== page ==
The “netbook” market, or whatever you want to call it, got a bit of a boost when Google launched its Chromebooks . Offering users little more power than they needed to perform such simple but important tasks as browsing the internet and working with documents, they were a popular solution for the low-demand budget-conscious. Google’s stripped-down operating system may not be to everyone’s tastes however, or at least that’s what HP decided when it came up with the HP Stream, a Windows 8.1 touting 14” device that’s also competitively priced and is aimed at the same audience.
As you’d expect you’re not going to get cutting-edge specifications – count yourself lucky if there’s enough here to do a smooth job. The 14” WLED-backlight display offers 1366×768 resolution, there’s a full size keyboard, 1.6GHz AMD A4 chip, 2GB of on board memory and up to 6 and a half hours of battery life. There’s 32GB of storage for your stuff or an alternative model that upgrades this to 64GB, but with 100GB of OneDrive cloud storage for two years as standard this should be plenty if you’re efficient with your data. If you’re a fan of music on the move you’ll also be pleased to hear that it features Beats Audio alongside quad speakers, so should offer far more on this front than your typical Chromebook – this could, in fact, be the last hurrah for the synergy that was Beat and HP.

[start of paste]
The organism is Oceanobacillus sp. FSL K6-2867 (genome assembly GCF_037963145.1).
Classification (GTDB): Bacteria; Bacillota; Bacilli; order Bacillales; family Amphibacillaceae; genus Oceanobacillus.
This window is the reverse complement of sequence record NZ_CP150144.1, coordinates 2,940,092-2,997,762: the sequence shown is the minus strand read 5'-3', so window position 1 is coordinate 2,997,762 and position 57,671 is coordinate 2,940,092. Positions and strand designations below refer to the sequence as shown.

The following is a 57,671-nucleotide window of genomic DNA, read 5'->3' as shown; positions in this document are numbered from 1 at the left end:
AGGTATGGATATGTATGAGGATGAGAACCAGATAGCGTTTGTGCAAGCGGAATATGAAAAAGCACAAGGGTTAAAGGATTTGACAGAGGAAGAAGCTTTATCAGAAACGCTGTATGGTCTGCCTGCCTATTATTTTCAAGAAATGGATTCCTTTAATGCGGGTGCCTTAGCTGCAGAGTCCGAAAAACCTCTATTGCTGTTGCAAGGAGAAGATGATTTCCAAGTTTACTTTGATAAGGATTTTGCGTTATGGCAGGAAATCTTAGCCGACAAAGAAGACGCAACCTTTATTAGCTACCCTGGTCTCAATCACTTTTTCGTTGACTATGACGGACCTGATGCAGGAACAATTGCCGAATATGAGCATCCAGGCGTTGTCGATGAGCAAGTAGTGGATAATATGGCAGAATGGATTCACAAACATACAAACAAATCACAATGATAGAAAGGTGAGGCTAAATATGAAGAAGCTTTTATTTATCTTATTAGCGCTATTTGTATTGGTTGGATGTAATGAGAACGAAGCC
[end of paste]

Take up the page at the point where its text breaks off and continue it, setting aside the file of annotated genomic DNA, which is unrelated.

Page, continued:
It sounds fairly appealing so far, but CNET is quick to point out its limitations: “While probably the least expensive Windows 8 clamshell you’re likely to find, the system includes specs that might make even a very casual computer user cringe, at least if you were planning to use it as you would a standard laptop.”
PCWorld calls it a “Chromebook killer”, and starts by highlighting the fact that Microsoft drove out Linux in the netbook market and could be looking to do the same with Chromebooks. The big question, it seems, will be “how well it runs Windows. Low-end PCs are notorious for being deathly slow, although the onboard storage should help the Stream 14 run faster than hard drive-encumbered netbooks from five years ago.” This seems like it could be a deal breaker – after all, Chrome OS was designed to boot quickly and work smoothly on such meagrely specced machines. It also points out that “Chromebook also have an advantage over Windows in terms of security thanks to process sandboxing, verified boot checks, and the Web security features built into Chrome itself” so this is another area in which Microsoft might have to offer some reassurance.
MobileGeeks has gone hands-on so can offer us a few more specifics. The display seems adequate if uninspiring: “Compared to today’s IPS screens the viewing angles, color and brightness levels are not fantastic, but considering the price point it is in fact totally acceptable and decent TN panel.” When it comes to performance, the demo model that was tested seemed pretty nippy and capable enough of making it around the OS without unnecessary lag. The SSD undoubtedly helps here, which combined with cloud-oriented storage and a fast enough connection should give you quick enough access to your data. The keyboard also gets a mention, which is nicely sized and doesn’t flex too much under pressure. The lack of a touchscreen is a shame, though understandable at the price point, which we’d better get around to mentioning.
It’s $299, which is a bit of a shame as it was touted at being $100 less when rumours were doing the rounds a few months ago, but it’s still a tidy price and depending on how this gets translated outside the US, we can see the Stream being a popular alternative for Windows users.